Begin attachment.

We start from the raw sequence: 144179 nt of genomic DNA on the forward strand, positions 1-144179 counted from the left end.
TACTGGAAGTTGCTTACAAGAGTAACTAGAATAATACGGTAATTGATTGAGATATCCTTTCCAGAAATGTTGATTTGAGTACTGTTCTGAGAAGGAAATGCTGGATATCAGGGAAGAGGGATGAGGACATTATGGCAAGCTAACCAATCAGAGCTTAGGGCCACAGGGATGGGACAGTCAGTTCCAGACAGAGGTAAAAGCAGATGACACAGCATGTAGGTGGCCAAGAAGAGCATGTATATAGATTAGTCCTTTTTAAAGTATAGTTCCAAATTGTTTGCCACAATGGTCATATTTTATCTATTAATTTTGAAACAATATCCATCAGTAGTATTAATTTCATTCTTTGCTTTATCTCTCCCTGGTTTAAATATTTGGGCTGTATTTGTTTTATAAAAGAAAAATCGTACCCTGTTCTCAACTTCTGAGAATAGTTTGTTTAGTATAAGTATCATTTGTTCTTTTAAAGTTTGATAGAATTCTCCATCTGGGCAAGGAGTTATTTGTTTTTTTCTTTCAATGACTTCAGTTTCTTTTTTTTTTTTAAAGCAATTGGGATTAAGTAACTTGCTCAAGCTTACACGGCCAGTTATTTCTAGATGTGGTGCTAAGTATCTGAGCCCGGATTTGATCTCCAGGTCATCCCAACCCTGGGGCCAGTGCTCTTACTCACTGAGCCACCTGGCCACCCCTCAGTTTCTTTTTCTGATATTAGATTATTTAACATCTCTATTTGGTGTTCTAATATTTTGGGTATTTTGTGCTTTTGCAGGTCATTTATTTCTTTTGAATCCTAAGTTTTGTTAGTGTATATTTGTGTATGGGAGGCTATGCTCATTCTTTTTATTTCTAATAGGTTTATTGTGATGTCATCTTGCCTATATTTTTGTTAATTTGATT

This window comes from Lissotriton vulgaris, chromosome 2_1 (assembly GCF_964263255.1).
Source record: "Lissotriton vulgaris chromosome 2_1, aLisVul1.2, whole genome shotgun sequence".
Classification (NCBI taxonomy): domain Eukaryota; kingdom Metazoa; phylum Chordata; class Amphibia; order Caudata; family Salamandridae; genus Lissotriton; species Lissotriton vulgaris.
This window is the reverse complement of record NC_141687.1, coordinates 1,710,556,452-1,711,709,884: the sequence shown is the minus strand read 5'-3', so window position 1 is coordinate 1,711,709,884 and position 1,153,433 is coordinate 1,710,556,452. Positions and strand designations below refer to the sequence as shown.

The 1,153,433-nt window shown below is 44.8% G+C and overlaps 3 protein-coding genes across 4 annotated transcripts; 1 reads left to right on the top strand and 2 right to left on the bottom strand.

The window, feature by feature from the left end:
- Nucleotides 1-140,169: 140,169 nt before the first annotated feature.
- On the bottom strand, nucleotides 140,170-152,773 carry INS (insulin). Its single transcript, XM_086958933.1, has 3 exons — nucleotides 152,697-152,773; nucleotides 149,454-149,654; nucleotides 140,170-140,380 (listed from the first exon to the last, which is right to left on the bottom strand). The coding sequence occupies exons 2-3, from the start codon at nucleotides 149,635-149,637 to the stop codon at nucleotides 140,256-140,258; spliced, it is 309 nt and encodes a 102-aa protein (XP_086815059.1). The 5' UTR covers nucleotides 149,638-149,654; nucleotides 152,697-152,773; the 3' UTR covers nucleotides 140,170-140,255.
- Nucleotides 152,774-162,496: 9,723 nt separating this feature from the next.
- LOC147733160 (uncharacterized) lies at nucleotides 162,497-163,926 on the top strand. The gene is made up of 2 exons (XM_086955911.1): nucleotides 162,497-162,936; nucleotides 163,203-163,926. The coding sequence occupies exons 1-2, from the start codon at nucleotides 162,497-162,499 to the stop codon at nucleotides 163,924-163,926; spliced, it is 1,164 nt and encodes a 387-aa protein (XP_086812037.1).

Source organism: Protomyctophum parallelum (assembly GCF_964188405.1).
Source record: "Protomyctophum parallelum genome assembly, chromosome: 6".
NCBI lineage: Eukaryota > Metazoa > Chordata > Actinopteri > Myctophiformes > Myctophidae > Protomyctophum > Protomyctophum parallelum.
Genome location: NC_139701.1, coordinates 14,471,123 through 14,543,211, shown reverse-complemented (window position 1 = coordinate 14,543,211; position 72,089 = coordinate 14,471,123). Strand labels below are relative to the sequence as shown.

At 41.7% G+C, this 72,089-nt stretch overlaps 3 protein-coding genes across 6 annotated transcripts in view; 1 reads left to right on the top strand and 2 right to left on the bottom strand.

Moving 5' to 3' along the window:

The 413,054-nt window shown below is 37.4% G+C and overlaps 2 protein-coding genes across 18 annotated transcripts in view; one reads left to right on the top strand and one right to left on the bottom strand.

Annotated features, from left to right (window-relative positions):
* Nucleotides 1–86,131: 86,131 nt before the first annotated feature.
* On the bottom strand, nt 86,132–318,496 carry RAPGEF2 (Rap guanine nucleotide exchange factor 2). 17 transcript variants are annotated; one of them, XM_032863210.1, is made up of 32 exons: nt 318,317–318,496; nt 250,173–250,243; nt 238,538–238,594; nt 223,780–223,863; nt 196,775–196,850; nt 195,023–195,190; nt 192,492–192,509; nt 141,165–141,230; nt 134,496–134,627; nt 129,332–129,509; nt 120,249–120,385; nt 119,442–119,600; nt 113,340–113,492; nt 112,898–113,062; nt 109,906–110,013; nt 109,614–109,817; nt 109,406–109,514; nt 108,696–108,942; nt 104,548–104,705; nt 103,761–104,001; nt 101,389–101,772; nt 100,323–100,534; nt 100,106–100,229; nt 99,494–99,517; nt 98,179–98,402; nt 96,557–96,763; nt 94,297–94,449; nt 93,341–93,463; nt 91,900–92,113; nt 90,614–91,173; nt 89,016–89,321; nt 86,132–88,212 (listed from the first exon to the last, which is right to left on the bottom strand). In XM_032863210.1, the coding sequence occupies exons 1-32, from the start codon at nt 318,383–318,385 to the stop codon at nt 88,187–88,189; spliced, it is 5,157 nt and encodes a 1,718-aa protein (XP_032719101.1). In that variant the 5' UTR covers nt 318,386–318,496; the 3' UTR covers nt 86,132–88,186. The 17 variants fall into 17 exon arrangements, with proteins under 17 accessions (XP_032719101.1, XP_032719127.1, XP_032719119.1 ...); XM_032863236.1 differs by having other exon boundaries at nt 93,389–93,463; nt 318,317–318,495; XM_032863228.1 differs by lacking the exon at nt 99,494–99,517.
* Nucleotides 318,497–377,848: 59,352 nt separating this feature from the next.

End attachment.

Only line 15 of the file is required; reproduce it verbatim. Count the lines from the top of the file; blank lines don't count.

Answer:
NCBI lineage: Eukaryota > Metazoa > Chordata > Actinopteri > Myctophiformes > Myctophidae > Protomyctophum > Protomyctophum parallelum.